I very recently purchased a new Lenovo IdeaPad Slim 5 (model number 82XF002DUS) hoping to install Fedora Workstation on it in hopes of eventually using it as a programming machine. This is basically my first time taking the plunge with any distribution of Linux so I’m a newbie. Installation seemed to go fine, but I soon realized that the OS doesn’t recognize the Wifi adapter, and so my laptop currently has no internet connectivity. This is something I admittedly didn’t think to check while I was (briefly) testing F38 from my USB boot media, and I’ve already wiped the hard drive that came pre-installed with Windows 11 and fully installed Fedora. I’ve done some troubleshooting to at least try to figure out what the issue is.
The card shows up in my device list using lspci as 3:00.0 Network controller: Realtek Semiconductor Co., Ltd. Device b852
Putting this into an online search and seeing the results indicates that the problem is apparently missing drivers, but I was hoping I could make sure I was on the right track and maybe get some guidance or specific instructions before trying anything.
Your post cut off the device name, Realtek chips are widely used, but can have different chip-ID’s under similar model names. Please run inxi -NAxx (this should get the chip-ID) in a terminal and post the output as text using the </> button (or bracket the text with triple backquotes).
Does bluetooth work? Even if you don’t currently have BT accessories, BT is now used with a smart phone for proximity detection (for added security with some network sites).
Note that It is not unusual to have WiFi problems with a new system or after installing a new Fedora release because some vendors do not provide good Linux support. It can be helpful if you have access to a USB WiFi dongle you can use while sorting out the problem. If your system’s WiFi is removable (M.2 card) you may be better off installing a new WiFi card with good vendor support (some Intel cards work well).
I do not have a USB Wifi dongle on hand, so I would have to go search for one that would work with Linux kernel version 6.2.9 (and I don’t know how hard that search would be). Just from a quick search, it looks like it it’s generally possible to open up Lenovo computers and replace parts. I can’t say for certain whether it’s possible for this specific model laptop and Wifi card, though.
Linux Hardware Fedora 38 probes for similar models has 2 Fedora reports. There is a note: “needs newer kernel or manually install rtw89”, but some reports here in July say BT stopped working with newer kernels,. Maybe an even newer kernel allows BT and wifi. If you can install the latest kernel it should provide wifi, but you want an alternate wifi device such as a USB dongle in case BT fails. Note that newer kernels may require BIOS/firmware updates from Lenovo.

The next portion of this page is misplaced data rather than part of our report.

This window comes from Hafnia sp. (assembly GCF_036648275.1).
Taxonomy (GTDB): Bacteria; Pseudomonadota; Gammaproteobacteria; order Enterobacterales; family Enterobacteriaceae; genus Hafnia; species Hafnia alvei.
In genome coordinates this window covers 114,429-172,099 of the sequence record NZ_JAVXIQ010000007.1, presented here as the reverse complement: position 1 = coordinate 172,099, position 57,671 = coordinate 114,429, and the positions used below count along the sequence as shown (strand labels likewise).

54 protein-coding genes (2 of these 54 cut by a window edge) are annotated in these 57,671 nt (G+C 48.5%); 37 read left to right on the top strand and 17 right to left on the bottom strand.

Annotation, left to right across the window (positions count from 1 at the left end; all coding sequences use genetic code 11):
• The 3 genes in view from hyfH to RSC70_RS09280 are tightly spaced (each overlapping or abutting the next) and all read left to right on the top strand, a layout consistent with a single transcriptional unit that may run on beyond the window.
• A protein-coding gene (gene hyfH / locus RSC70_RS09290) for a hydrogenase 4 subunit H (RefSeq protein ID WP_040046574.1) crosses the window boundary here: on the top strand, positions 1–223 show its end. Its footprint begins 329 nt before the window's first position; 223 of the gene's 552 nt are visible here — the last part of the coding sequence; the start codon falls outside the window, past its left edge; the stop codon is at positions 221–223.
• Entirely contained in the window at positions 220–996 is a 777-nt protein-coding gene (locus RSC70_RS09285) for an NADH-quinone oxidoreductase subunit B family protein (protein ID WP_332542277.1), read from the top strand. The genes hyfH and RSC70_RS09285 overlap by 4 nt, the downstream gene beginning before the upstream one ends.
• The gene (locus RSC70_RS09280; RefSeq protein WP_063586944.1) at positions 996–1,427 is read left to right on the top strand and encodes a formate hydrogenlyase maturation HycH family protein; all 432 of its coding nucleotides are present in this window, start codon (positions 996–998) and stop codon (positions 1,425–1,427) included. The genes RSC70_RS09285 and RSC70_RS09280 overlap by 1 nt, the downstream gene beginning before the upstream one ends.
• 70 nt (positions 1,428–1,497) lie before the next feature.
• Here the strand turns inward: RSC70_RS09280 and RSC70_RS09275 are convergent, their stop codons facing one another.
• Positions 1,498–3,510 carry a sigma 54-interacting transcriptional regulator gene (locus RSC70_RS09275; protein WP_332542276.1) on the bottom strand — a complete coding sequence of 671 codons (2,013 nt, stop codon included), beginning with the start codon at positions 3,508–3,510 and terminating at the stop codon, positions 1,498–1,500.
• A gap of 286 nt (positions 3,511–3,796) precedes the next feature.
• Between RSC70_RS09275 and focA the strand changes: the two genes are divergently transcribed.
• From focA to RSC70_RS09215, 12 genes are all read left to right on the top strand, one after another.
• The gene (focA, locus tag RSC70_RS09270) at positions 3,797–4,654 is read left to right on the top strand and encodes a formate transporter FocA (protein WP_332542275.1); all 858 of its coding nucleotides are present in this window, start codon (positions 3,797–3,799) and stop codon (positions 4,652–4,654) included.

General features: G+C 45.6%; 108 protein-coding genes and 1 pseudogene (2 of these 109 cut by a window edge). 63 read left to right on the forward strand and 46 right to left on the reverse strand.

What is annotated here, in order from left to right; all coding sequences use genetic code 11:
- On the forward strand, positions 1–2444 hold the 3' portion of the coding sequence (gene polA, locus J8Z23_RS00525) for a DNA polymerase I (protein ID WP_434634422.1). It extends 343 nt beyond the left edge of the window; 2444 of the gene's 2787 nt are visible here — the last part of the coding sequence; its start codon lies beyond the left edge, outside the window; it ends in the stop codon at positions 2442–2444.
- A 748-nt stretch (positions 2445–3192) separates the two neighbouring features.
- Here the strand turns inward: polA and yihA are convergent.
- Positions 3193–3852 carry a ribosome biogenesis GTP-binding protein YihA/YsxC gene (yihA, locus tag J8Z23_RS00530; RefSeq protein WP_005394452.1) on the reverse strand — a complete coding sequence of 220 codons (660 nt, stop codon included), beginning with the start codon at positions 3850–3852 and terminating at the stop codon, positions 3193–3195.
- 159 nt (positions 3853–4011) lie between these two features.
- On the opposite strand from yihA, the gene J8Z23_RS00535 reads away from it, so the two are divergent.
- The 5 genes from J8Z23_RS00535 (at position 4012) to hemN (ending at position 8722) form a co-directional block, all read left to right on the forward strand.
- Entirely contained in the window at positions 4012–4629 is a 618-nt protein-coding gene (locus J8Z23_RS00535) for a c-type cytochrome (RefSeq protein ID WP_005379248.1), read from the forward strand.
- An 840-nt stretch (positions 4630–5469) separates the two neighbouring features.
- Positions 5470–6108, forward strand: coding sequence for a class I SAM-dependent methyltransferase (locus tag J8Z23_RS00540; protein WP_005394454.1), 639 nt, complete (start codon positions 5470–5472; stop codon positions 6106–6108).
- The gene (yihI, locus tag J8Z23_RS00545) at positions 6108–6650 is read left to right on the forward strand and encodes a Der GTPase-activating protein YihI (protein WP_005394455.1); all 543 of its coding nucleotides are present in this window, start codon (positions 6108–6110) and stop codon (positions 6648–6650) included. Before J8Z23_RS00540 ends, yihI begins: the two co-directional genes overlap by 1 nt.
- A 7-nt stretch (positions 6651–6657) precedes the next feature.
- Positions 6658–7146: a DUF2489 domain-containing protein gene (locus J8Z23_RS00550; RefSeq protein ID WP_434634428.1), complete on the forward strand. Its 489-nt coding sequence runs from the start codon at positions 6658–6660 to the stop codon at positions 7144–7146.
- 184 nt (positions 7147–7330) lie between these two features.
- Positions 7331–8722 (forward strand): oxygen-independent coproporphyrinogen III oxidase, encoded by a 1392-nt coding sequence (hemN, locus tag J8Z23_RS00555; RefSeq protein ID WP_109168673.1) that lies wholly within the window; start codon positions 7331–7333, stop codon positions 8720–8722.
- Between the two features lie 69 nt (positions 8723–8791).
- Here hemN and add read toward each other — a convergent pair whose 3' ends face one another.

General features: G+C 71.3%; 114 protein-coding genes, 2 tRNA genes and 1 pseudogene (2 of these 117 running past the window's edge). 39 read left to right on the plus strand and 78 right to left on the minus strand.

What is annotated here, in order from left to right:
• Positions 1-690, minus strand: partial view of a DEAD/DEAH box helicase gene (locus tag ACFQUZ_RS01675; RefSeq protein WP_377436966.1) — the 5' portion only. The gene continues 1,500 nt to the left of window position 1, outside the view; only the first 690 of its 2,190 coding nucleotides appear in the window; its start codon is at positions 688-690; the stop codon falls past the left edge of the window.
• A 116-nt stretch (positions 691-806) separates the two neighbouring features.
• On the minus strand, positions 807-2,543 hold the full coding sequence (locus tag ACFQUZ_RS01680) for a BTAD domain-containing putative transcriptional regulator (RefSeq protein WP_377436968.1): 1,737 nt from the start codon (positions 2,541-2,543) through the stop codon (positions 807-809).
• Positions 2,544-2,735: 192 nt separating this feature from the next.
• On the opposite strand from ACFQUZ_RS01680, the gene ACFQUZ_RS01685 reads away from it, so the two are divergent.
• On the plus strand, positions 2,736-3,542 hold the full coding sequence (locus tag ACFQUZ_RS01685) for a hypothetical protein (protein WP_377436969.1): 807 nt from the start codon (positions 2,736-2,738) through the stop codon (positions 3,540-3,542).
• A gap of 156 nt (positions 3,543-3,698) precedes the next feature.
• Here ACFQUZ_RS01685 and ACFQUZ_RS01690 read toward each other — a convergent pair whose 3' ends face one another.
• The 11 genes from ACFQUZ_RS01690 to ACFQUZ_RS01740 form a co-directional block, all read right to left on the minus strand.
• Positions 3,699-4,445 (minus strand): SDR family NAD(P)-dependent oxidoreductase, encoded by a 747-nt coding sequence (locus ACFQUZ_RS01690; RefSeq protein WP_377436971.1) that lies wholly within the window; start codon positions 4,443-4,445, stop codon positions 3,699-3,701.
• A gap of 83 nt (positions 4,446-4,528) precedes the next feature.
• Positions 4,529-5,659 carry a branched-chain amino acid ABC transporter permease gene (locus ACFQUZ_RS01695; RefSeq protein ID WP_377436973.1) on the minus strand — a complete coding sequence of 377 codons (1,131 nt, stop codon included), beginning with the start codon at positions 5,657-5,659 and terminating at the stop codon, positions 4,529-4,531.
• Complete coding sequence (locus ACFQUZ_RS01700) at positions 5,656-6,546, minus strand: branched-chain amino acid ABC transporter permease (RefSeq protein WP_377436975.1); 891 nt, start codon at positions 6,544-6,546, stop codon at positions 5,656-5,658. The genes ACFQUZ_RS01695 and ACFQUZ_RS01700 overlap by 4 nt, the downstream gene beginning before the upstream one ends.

So it seems I have two options here: see if I can get a newer version of the kernel and see if that solves the Wifi issue (that Fedora probe was running kernel 6.3.7, after all), or figure out how to manually install rtw89 (I’m guessing this is a driver?) on my current 6.2.9 kernel.
Either way, it seems like you’d recommend I get a Wifi dongle to have just in case. Do you happen to know of any that work with modern Linux kernels?
Either option has risks of losing internet access, but a kernel upgrade doesn’t remove the last two kernels, so you should be able to get BT tethered internet back. You may not want to do updates with BT internet for speed and/or cost reasons.
I have an older USB dongle from Pluggable, but last time I checked their current models didn’t support linux. Some cheap USB wifi dongles use assorted chips without changing the model name, so look for one that specifies the chip and check the Linux Hardware database.
I found a list of chipsets to look out for that can make use of already-in-the-kernel drivers here:
Looks like I should be able to pick up a simple 2.4GHz adapter (shown at the very bottom of the list) for roughly $20 just to have as a safety net. It would appear that the RT5370 chip used in a few of these cheap adapters works fine in modern versions of Fedora.
And I can find them on Amazon, so I can have one here in just two days if it has Prime shipping. I think I’ll wait for one to arrive before I try doing anything else.
I’m pleased to announce that it looks like installing a newer version of the kernel has solved the problem. I used the Wifi dongle to install numerous system and app updates that were waiting for me, which evidently included an update to the kernel. Didn’t have to install any BIOS/firmware updates. Kernel is now version 6.5.5. The laptop sees the Wifi card just fine now.
I’ll definitely hang onto the Wifi dongle in case anything breaks in the future.